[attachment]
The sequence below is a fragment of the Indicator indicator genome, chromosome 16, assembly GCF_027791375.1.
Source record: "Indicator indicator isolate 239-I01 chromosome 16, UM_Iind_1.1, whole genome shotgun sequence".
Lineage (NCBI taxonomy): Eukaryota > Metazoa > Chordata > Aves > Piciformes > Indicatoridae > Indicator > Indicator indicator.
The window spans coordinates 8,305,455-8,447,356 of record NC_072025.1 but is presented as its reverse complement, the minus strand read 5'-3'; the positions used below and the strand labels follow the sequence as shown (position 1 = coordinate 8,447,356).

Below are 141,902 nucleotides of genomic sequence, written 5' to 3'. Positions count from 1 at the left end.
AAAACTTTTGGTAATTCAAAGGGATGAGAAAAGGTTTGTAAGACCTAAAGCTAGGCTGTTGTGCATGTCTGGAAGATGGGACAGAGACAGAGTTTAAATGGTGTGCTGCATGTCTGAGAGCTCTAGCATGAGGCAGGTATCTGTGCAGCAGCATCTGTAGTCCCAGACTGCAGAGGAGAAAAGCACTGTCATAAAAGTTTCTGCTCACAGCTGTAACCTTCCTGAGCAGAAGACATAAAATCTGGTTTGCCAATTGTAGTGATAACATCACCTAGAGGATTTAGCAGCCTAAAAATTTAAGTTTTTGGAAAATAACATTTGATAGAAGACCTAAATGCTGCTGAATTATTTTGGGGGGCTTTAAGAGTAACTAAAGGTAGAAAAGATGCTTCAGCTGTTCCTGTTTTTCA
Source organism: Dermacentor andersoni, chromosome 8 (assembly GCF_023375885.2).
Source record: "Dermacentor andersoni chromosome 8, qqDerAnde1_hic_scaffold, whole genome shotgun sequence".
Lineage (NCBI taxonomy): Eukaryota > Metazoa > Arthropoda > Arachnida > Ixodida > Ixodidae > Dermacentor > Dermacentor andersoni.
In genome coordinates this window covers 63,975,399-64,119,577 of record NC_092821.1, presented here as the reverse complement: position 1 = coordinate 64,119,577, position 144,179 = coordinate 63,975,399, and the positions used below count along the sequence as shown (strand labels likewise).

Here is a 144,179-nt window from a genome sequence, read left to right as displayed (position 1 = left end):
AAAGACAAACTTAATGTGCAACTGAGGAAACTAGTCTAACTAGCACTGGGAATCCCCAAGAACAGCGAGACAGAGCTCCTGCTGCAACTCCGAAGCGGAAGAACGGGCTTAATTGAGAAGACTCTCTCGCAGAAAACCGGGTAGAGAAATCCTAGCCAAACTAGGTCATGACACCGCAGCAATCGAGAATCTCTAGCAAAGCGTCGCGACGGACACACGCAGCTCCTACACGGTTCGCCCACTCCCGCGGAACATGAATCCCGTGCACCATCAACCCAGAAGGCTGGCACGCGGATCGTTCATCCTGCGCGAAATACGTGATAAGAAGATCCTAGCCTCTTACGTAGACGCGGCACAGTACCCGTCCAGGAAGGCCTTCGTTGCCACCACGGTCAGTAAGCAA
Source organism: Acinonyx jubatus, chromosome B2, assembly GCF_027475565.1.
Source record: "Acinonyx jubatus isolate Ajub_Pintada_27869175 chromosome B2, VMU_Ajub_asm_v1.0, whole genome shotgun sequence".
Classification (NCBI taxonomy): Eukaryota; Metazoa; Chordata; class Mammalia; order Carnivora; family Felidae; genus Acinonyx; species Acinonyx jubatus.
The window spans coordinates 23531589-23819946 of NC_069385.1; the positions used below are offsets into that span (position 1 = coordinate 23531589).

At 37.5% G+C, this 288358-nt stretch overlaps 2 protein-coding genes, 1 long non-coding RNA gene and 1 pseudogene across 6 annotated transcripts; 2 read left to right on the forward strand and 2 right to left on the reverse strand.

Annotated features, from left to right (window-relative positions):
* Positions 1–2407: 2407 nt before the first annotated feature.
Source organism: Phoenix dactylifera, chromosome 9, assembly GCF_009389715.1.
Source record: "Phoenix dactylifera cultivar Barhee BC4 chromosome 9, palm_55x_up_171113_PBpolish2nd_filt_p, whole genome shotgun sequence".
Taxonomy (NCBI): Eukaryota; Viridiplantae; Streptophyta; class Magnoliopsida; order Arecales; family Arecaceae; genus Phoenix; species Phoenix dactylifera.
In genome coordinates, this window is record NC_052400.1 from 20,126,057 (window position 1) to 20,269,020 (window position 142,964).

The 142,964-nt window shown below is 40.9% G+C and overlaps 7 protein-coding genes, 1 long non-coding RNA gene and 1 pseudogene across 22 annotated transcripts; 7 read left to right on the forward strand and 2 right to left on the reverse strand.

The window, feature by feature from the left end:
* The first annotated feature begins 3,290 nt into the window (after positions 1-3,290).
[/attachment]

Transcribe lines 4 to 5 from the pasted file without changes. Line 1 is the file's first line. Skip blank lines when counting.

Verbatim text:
The window spans coordinates 8,305,455-8,447,356 of record NC_072025.1 but is presented as its reverse complement, the minus strand read 5'-3'; the positions used below and the strand labels follow the sequence as shown (position 1 = coordinate 8,447,356).

Below are 141,902 nucleotides of genomic sequence, written 5' to 3'. Positions count from 1 at the left end.